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Normally Latex adds a hyphen if the word at the end of a line is too long, and continues the rest of the word on the next line. I'm writing my document in Dutch and when the last word on a line contains a dieresis, like the word België, Latex isn't splitting the word in two and finishes it on the same line. So the result looks kind of like this:

Lorem ipsum dolor sit amet, consectetur adipiscing elit
Lorem ipsum dolor sit amet, consectetur adipiscing België
Lorem ipsum dolor sit amet, consectetur adipiscing elit
Lorem ipsum dolor sit amet, consectetur adipiscing elit
Lorem ipsum dolor sit amet, consectetur adipiscing elit
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Are you loading \usepackage[T1]{fontenc}? –  egreg Apr 5 '13 at 21:45
    
No, I wasn't but that did fix the problem. Thanks! You should post is as an answer so I can can accept it. –  Sled Apr 5 '13 at 21:49
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marked as duplicate by mafp, Werner, Kurt, Guido, Qrrbrbirlbel Apr 5 '13 at 23:30

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1 Answer

up vote 2 down vote accepted

If you don't load the fontenc package with the option T1, TeX will not find any hyphenation point in België, because the analysis of the word ends at the "i". The problem is that in the default OT1 encoding, accented characters are built and not precomposed; and TeX doesn't go past a built-up glyph with its hyphenation algorithm.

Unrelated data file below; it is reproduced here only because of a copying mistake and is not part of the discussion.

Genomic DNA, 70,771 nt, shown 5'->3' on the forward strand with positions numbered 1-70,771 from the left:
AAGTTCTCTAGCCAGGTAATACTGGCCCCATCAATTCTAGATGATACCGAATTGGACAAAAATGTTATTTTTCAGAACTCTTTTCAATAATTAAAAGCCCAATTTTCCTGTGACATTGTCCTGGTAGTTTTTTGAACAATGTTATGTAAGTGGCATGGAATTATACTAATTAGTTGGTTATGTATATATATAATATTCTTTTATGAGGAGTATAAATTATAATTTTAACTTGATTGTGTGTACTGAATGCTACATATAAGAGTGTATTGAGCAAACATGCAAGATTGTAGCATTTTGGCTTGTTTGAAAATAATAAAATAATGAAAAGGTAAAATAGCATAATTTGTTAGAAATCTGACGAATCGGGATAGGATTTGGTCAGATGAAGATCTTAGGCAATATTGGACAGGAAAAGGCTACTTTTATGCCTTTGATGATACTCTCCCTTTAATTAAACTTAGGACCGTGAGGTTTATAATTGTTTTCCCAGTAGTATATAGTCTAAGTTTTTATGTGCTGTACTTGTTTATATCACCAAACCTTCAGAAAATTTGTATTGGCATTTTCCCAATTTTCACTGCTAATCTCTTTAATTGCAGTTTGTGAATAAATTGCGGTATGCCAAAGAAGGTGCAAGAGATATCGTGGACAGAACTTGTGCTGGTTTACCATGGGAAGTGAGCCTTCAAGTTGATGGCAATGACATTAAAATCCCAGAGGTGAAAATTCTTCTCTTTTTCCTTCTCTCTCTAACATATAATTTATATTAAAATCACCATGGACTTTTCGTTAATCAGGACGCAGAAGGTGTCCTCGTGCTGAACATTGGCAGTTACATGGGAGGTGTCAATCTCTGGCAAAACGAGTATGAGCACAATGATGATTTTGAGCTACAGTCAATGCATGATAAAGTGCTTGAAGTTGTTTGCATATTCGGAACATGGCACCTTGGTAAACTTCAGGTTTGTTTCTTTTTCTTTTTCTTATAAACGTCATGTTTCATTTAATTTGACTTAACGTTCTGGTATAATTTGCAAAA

By loading

\usepackage[T1]{fontenc}

you tell LaTeX to use fonts where accented characters are precomposed and so are considered as single glyphs with respect to the hyphenation algorithm. Therefore T1 is recommended for all continental Europe languages, since they use plenty of accents.

If one asks

\showhyphens{België}

(with \usepackage[dutch]{babel}, of course), the answers will be

Belgi[]e

with the OT1 encoding, but

Bel-gië

with the T1 encoding. In the first case [] stands for the accent that's put over the "e". (Actually, in the second case a strange character may appear in the log file in place of "ë", but that's a different question and has nothing to do with the problem at hand.)

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